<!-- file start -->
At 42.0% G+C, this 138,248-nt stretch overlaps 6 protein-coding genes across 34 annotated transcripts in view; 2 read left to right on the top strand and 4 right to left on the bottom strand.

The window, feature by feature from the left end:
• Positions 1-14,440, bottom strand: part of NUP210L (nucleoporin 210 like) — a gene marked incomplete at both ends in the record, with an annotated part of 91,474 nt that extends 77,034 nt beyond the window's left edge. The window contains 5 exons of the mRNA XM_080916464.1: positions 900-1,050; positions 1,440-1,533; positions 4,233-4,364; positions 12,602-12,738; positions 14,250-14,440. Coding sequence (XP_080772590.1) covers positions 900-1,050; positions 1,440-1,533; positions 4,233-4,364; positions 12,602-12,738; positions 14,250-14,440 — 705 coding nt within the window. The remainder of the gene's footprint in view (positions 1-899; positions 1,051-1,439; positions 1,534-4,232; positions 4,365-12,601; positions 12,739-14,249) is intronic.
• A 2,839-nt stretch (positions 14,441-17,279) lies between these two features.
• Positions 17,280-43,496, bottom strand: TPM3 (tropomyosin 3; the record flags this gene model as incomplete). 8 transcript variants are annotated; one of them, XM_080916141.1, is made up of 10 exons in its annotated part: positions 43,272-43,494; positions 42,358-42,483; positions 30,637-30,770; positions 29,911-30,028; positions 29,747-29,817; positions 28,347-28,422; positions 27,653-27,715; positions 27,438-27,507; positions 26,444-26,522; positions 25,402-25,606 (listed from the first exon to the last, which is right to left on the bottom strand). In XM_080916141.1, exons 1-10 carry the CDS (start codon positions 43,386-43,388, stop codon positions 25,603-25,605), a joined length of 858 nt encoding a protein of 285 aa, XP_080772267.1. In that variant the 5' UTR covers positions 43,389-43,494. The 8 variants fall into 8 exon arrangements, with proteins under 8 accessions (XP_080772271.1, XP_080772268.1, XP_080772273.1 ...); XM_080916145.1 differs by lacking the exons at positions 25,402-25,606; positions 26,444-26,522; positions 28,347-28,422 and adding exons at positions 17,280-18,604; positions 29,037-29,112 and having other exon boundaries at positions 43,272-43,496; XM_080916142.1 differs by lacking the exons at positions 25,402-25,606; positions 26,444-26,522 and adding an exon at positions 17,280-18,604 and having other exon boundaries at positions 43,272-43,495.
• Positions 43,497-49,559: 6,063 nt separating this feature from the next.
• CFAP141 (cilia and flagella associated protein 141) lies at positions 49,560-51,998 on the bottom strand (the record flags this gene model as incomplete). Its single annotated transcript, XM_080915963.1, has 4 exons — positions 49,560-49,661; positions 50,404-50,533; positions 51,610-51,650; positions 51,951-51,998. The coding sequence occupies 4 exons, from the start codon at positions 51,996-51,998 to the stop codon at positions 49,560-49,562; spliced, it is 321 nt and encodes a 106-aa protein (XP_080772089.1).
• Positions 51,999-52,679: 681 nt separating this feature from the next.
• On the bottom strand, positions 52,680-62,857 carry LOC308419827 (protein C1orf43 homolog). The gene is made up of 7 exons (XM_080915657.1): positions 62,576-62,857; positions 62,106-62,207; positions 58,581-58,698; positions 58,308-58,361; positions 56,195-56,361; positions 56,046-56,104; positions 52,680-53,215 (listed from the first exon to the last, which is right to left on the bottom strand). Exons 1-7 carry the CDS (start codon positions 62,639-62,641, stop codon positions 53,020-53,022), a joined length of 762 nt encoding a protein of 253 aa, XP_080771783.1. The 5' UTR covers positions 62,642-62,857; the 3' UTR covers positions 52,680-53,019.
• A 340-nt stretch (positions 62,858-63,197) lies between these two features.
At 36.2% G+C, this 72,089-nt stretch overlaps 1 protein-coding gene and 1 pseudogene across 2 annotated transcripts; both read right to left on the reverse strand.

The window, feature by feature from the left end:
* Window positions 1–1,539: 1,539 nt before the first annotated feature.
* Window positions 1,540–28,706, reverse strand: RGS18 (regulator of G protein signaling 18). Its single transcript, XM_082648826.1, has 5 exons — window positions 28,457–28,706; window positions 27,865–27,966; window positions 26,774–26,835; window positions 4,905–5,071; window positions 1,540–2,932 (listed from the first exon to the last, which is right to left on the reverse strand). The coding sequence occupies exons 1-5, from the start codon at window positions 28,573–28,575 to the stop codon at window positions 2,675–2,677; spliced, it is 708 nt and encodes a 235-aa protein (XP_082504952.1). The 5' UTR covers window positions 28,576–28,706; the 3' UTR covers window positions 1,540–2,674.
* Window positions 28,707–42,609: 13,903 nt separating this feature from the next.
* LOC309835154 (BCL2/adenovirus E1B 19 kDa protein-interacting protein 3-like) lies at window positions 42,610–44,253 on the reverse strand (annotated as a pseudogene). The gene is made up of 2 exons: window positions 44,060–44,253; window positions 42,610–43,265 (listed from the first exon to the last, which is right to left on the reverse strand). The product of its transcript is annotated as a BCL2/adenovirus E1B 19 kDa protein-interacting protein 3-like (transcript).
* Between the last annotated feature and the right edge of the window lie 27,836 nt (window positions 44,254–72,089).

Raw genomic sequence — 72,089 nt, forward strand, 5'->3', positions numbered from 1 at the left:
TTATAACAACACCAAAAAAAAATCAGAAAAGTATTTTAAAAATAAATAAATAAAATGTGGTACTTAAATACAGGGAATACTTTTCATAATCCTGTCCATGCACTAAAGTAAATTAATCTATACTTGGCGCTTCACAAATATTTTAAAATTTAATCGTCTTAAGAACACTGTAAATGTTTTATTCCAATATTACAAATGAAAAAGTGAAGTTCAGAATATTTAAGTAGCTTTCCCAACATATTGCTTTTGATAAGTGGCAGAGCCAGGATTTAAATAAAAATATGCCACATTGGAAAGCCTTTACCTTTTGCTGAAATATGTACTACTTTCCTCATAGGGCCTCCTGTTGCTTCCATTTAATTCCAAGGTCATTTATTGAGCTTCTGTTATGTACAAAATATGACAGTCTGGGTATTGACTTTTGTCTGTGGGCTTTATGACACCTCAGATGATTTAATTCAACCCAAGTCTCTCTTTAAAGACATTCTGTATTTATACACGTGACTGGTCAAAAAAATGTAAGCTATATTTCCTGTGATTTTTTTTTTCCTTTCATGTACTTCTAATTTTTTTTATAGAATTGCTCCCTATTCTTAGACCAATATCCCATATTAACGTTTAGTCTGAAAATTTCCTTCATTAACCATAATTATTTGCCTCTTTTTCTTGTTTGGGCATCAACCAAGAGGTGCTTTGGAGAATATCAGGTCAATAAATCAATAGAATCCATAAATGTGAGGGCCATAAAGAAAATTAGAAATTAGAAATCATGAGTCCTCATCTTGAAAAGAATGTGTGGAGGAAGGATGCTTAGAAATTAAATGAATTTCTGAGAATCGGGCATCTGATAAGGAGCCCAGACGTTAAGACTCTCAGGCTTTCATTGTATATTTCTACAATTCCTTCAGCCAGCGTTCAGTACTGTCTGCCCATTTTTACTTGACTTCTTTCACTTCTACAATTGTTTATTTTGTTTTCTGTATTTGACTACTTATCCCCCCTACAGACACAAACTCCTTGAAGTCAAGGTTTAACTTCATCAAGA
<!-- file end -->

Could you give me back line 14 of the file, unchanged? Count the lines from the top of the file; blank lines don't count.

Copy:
* Window positions 1,540–28,706, reverse strand: RGS18 (regulator of G protein signaling 18). Its single transcript, XM_082648826.1, has 5 exons — window positions 28,457–28,706; window positions 27,865–27,966; window positions 26,774–26,835; window positions 4,905–5,071; window positions 1,540–2,932 (listed from the first exon to the last, which is right to left on the reverse strand). The coding sequence occupies exons 1-5, from the start codon at window positions 28,573–28,575 to the stop codon at window positions 2,675–2,677; spliced, it is 708 nt and encodes a 235-aa protein (XP_082504952.1). The 5' UTR covers window positions 28,576–28,706; the 3' UTR covers window positions 1,540–2,674.